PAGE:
"We may have all come on different ships, but we're in the same boat now."
-- Dr. Martin Luther King, Jr.
As we celebrate the birthday of Martin Luther King, Jr., let's reflect on how the ideas of uniqueness and unity expressed in this quote apply to our lives and hold special meaning for those affected by cancer.
By understanding how your cancer experience is both unique to your own situation and similar to the experience shared by others, there's an opportunity to find both meaning and hope.
Understanding the uniqueness of cancer
The effect of cancer and treatment on the body
Not every type of cancer affects every person in the same way. The same is true for how different patients respond to different treatments and their side effects. Age, gender, physical activity, diet and environmental factors all differ from patient to patient.
Sometimes these can affect the disease, and sometimes they don't. That's why it's important for patients to talk to their medical teams to gain a better understanding of their diagnosis and treatment plan and seek out accurate information about the disease from reliable sources. The Learning Center at MD Anderson is an excellent resource for this information.
The effect of cancer and treatment on the emotions
The emotional response to a cancer diagnosis also is an individual and unique experience. There is no right way for patients and loved ones to react.
While one person might benefit from talking about their emotions openly, another might benefit more from personal reflection.
Additionally, while many patients experience nervousness and sadness due to their diagnosis, others suffer from serious depression or high levels of anxiety. MD Anderson patients, caregivers and family members may find it helpful to meet with one of our social work counselors who can help identify healthy coping mechanisms and relaxation techniques that may ease this emotional distress. There is no charge for these services.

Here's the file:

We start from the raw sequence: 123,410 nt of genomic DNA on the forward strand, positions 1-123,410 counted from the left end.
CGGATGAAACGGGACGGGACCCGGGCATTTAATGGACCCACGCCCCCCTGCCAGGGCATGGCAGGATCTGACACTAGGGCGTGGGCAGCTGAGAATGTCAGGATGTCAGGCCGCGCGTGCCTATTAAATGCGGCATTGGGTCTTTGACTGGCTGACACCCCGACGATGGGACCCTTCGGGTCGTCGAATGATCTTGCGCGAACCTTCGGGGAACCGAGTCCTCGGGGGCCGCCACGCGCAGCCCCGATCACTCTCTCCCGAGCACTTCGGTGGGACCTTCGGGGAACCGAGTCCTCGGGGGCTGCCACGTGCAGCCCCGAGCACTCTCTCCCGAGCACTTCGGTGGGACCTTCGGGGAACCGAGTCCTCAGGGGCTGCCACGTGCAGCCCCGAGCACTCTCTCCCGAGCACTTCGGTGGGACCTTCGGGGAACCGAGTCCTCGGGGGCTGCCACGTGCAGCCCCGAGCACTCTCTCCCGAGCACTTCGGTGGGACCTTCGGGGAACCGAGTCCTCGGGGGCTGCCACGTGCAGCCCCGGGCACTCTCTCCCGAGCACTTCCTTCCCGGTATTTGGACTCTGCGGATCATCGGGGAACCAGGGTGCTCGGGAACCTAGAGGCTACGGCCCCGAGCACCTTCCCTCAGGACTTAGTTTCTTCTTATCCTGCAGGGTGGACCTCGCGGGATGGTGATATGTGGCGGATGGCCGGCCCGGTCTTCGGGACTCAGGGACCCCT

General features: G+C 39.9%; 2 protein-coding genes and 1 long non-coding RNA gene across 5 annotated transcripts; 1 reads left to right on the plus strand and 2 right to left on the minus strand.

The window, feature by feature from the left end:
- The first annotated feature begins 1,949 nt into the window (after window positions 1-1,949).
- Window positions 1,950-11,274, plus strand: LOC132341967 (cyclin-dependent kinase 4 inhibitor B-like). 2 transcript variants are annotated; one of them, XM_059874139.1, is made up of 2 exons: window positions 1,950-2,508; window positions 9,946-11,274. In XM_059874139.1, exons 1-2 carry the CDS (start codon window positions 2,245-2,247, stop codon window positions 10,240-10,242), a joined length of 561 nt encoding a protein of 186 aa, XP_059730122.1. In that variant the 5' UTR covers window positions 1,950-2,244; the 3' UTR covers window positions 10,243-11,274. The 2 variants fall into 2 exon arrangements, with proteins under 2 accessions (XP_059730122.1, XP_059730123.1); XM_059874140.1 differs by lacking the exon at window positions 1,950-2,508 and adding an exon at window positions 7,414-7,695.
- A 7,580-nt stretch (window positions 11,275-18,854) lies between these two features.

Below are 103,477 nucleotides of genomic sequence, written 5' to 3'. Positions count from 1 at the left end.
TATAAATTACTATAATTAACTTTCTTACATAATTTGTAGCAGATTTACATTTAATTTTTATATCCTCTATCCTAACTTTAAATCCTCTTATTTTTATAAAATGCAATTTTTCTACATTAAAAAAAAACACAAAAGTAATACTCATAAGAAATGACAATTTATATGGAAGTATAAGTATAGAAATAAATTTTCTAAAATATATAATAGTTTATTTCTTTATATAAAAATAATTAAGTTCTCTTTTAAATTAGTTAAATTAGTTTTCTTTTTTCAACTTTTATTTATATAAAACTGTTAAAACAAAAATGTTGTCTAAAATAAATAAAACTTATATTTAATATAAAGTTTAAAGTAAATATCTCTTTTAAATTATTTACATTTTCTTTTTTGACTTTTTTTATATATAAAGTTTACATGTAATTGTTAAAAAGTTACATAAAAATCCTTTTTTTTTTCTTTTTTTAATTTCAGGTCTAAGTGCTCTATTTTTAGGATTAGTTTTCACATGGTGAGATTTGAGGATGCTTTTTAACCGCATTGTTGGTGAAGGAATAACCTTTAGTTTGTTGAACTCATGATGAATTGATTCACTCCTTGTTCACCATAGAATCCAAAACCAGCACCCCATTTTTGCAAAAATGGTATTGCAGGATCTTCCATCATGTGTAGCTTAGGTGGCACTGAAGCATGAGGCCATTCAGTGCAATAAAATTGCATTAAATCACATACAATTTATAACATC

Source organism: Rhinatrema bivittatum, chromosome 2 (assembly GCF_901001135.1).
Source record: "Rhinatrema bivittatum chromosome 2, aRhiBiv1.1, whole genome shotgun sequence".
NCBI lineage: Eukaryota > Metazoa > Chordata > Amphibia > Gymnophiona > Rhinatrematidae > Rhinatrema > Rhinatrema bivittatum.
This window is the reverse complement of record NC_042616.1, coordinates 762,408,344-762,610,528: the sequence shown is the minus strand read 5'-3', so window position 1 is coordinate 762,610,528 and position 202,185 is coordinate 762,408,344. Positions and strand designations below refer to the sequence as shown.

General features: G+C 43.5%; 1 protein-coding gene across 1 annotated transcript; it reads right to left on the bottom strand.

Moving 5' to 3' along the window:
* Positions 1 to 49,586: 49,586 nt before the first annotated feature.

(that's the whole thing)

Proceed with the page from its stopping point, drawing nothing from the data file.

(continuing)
Cancer doesn't discriminate
Cancer doesn't discriminate based on age, gender, ethnicity, race, religion or socioeconomic status. As a result, our patients come from extremely diverse backgrounds and have unique needs that must be taken into consideration.
In addition to members of our patients' medical teams, social work counselors, chaplains, business office representatives, patient advocates, medical interpreters/translators and other International Center staff are all available to help meet the needs of our diverse patients.
Embrace the universal
Regardless of what kind of cancer you or your loved one has, your experience will have some similarities to others' cancer experiences. The following ideas can help patients and their families embrace common aspects of the disease and cope during their cancer journey.
Getting involved in cancer-related organizations can enable patients and family members to become part of a cause or movement and give back. Volunteering at MD Anderson is another way to give back and be part of the great work that goes on at our hospital.
Find a support group
Support groups offer a good venue for patients and family members to discuss their emotions and gain insight from the experiences of those in similar situations. Patients and loved ones may benefit from support groups specific to cancer diagnosis, or groups that center around a concern, like anxiety or caregiver needs.
Patients and caregivers also may benefit from speaking one-on-one with individuals who are experiencing or have experienced a similar cancer diagnosis or treatment. Anderson Network can help facilitate the matching process for MD Anderson patients and caregivers.
It's possible to benefit from the universal nature of the cancer experience without losing sight of our own unique experiences. Your fellow patients and caregivers can offer valuable support and insight throughout the cancer journey. And whether you know it or not, you have strengths and knowledge to share with those around you.
If you would like information on support groups or counseling services, contact the Department of Social Work at 713-792-6195 or ask your nurse or doctor to speak with a social work counselor.